• Ven Sagata, drink some pigeon's liquor they said after he defeated Naga with magical powers. Is the reason for the precept. Is Veb Sagata not a Buddhist? He was a monk with magical powers and lived with the Buddha. – Buddhism Feb 18 at 18:57
  • Sagata and Sarakaani, two different people. It's called Sarakaani Sutta, there are two of them. Sarakani story is in the Vinaya but it doesn't specify his status. – Buddhism Feb 18 at 18:58
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So what is a Buddhist and what makes a person a Buddhist?

This is a question that can have various answers depending on how one might define what a "Buddhist" is or what makes one a "Buddhist" in the first place. To avoid that altogether, let's forget about the word "Buddhist" for now as it did not exist at the time of the Buddha and let us look to the Tipitaka...

Then the Blessed One, having understood Brahma's invitation, out of compassion for beings, surveyed the world with the eye of an Awakened One. As he did so, he saw beings with little dust in their eyes and those with much, those with keen faculties and those with dull, those with good attributes and those with bad, those easy to teach and those hard, some of them seeing disgrace and danger in the other world. Just as in a pond of blue or red or white lotuses, some lotuses — born and growing in the water — might flourish while immersed in the water, without rising up from the water; some might stand at an even level with the water; while some might rise up from the water and stand without being smeared by the water — so too, surveying the world with the eye of an Awakened One, the Blessed One saw beings with little dust in their eyes and those with much, those with keen faculties and those with dull, those with good attributes and those with bad, those easy to teach and those hard, some of them seeing disgrace and danger in the other world.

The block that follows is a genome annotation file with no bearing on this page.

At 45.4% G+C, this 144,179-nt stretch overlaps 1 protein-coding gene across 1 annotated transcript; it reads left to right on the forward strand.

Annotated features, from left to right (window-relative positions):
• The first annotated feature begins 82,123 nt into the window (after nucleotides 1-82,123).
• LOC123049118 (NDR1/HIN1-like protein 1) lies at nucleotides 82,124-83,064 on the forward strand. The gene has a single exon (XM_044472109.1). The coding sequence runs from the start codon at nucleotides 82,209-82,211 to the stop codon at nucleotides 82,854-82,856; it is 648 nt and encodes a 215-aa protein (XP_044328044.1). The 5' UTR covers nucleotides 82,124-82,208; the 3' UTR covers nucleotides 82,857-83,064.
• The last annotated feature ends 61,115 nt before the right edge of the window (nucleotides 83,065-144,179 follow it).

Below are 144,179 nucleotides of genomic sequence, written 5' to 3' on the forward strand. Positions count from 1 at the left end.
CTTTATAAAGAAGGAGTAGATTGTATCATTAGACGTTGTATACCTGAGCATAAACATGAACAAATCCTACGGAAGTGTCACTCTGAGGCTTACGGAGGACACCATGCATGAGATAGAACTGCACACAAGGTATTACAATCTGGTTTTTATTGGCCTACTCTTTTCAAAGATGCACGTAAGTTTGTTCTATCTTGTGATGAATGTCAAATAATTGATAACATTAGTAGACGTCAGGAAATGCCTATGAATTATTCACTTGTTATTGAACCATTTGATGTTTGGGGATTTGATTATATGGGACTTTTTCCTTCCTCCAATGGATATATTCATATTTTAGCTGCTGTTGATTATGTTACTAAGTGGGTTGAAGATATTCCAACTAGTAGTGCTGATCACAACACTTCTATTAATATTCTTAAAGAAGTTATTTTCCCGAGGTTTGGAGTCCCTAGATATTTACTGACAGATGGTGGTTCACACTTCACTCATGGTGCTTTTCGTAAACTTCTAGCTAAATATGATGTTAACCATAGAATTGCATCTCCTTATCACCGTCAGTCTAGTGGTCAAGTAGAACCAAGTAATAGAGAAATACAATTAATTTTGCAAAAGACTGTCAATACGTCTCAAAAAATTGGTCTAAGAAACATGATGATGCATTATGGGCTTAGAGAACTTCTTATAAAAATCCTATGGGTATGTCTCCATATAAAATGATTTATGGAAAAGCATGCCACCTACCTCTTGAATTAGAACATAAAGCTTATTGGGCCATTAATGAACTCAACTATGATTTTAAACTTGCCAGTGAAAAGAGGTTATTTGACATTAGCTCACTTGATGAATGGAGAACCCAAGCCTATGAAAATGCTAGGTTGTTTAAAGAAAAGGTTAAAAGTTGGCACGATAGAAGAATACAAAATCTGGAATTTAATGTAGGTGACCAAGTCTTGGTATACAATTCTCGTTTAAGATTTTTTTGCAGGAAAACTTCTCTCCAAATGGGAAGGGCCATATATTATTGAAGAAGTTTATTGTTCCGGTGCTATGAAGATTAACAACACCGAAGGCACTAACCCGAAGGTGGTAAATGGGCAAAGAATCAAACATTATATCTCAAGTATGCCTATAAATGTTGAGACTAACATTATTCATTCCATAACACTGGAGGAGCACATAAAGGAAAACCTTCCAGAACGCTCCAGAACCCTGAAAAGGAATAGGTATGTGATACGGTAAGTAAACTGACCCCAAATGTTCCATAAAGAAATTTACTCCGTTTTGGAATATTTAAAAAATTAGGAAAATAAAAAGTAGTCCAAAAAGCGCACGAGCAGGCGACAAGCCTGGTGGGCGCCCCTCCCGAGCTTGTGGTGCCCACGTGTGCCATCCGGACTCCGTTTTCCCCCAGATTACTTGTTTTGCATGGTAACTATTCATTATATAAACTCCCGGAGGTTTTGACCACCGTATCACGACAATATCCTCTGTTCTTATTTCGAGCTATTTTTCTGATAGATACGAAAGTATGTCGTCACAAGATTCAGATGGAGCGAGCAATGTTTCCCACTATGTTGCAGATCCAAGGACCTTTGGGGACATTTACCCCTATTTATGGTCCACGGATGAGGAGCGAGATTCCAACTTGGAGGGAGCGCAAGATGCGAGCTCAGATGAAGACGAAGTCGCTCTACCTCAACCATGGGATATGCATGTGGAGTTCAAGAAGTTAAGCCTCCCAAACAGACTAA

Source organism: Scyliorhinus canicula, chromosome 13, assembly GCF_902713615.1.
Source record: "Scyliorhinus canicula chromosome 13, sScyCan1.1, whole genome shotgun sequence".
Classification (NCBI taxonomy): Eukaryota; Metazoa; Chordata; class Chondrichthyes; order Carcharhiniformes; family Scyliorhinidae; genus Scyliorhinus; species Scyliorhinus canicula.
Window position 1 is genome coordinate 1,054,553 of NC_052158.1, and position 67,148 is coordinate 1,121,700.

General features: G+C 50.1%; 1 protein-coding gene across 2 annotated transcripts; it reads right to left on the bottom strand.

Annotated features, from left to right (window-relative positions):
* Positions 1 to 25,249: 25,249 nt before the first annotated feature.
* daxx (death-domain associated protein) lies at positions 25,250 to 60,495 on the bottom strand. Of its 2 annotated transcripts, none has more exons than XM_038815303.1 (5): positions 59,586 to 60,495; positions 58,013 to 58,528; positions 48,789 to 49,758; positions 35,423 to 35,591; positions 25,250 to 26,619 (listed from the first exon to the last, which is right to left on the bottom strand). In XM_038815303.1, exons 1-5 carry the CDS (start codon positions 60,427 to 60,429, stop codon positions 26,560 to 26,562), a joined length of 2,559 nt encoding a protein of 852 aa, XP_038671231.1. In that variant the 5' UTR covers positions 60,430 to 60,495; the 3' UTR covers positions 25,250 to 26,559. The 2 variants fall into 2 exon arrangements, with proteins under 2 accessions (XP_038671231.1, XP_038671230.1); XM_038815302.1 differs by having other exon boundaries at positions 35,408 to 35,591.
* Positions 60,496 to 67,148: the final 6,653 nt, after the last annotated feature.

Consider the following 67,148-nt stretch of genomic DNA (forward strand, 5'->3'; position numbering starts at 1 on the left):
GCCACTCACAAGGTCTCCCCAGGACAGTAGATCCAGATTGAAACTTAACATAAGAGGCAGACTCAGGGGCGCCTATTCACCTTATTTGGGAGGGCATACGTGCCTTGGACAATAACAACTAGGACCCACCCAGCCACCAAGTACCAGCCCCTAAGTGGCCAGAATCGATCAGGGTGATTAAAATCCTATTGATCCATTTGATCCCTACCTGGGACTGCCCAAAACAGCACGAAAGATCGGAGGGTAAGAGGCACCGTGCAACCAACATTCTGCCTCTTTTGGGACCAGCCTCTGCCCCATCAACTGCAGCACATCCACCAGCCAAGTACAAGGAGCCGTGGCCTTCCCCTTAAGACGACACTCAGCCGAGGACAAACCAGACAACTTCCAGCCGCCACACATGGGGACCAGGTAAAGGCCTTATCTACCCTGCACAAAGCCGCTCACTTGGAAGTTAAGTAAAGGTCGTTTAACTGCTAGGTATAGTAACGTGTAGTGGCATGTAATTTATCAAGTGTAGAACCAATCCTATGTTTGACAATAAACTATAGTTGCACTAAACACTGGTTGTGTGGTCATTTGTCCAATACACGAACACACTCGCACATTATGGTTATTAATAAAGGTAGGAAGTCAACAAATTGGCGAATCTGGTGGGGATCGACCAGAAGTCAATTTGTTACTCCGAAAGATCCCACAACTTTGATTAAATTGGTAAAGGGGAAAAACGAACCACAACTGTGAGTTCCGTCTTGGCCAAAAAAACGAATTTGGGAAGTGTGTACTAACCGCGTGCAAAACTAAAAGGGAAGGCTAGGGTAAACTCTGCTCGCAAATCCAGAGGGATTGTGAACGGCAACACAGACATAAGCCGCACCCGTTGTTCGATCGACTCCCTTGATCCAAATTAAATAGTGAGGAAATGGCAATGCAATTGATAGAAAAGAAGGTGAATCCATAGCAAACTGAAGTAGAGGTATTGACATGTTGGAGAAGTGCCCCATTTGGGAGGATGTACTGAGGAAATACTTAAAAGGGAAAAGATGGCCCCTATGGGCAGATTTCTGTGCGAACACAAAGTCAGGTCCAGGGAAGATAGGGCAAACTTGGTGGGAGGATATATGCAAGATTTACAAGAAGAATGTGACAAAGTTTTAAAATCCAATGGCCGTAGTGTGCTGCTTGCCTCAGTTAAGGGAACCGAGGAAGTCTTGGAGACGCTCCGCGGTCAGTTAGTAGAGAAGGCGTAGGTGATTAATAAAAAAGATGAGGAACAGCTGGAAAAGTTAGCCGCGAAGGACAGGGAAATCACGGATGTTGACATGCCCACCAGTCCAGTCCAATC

Having seen this, he answered Brahma Sahampati in verse:

Open are the doors to the Deathless to those with ears. Let them show their conviction. Perceiving trouble, O Brahma, I did not tell people the refined, sublime Dhamma.

Then Brahma Sahampati, thinking, "The Blessed One has given his consent to teach the Dhamma," bowed down to the Blessed One and, circling him on the right, disappeared right there.

SN 6.1

We see here that the Buddha saw that people could understand the Dhamma, regardless of if it would be easier or harder for them to do so. In seeing this, he decided to teach it (obviously). Let's focus on the last verse. He is essentially saying that people can attain Nibbana as he, but only to "those with ears," meaning only those who correctly hear the path can attain Nibbana. If the path was incorrectly heard, one could stray from it and thus never reach the Further Shore.